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Question: Will Medicare or Medicaid pay for long-term care?
Answer: An elderly person needs long-term care when he or she can’t handle normal daily activities such as bathing and eating. Someone must step in and help him or her from then on.
Long-term care is expensive. The average cost for one year in an assisted-living facility is $37,572 while home health care runs in the $21 an hour range. The cost of private nursing homes is nearly $80,000 per year. Who can pay for this?
Often people think that government programs – such as Medicare and Medicaid – do. But generally that is not the case. Medicare pays for health care for people 65 and older. It doesn’t pay for long term medical service such as assisted living or adult day care.
In fact, Medicare pays only the first 100 days of skilled care, such as physical therapy or nursing. But you’re eligible for the care only if you have been in the hospital for at least three days. And the care you receive must relate to the treatment of an illness or injury. Medicare pays 100 percent for the first 20 days and all but the first $141.50 per day for the next 80 days (for 2011). That’s it.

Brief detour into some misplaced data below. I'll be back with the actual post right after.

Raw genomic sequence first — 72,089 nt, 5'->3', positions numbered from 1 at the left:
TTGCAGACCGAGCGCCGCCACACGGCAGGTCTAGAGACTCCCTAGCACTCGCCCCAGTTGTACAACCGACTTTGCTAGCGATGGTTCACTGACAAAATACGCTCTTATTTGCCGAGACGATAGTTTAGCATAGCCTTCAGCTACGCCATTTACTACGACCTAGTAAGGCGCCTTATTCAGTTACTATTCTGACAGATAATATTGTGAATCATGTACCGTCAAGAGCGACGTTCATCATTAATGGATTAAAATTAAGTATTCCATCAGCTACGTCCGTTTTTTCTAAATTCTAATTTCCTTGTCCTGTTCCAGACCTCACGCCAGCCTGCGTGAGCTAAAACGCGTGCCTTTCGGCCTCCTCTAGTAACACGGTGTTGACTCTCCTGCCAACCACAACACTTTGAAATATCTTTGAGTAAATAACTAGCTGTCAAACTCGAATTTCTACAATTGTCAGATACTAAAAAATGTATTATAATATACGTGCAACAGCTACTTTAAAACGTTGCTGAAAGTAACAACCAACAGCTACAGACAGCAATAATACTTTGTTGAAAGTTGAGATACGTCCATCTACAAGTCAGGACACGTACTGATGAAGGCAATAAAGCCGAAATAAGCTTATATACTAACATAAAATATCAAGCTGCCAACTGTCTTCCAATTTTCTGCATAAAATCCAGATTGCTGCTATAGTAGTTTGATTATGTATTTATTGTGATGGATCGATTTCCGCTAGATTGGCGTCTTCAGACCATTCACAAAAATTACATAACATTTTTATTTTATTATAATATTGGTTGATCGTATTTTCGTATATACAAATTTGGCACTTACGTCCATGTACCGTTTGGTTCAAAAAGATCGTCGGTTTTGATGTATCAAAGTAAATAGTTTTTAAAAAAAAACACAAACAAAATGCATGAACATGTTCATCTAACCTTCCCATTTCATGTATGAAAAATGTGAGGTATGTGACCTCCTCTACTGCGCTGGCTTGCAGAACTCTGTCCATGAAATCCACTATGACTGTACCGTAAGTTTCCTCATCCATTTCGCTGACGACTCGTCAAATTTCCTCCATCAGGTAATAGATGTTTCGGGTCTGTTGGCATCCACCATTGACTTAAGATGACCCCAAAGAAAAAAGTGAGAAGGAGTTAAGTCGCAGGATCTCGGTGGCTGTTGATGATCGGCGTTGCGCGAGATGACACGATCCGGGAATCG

Medicaid pays for health services for the very poor of any age. Qualifications for Medicaid vary by state. But generally the law says you must first spend down to the poverty level, using all but about $2,000 of your assets. There may be long waiting lists for facility care. Under Medicaid, nursing home care is essentially the only option. Home care, assisted living facility care, adult day care, outpatient services and alternate caregiver services usually are not reimbursed under Medicaid.
So what do people do?
Either you’re poor enough to qualify for Medicaid, rich enough to pay all long-term care out of pocket or somewhere in between.
People with assets of less than $200,000 generally can’t afford long-term-care premiums, and many in this group would qualify for Medicaid.
Those having assets to invest of around $2 million and up will often consider that they can pay long term care costs out of pocket for several years of long-term care. They may simply forgo long-term-care insurance entirely.
It’s the couples with assets in $200,000 to $2 million range that may have to seriously consider buying long term care insurance. They could see their savings devastated by long-term-care expenses with little hope of passing something on to their children.
Steve Wright is managing partner
of The Wright Legacy Group.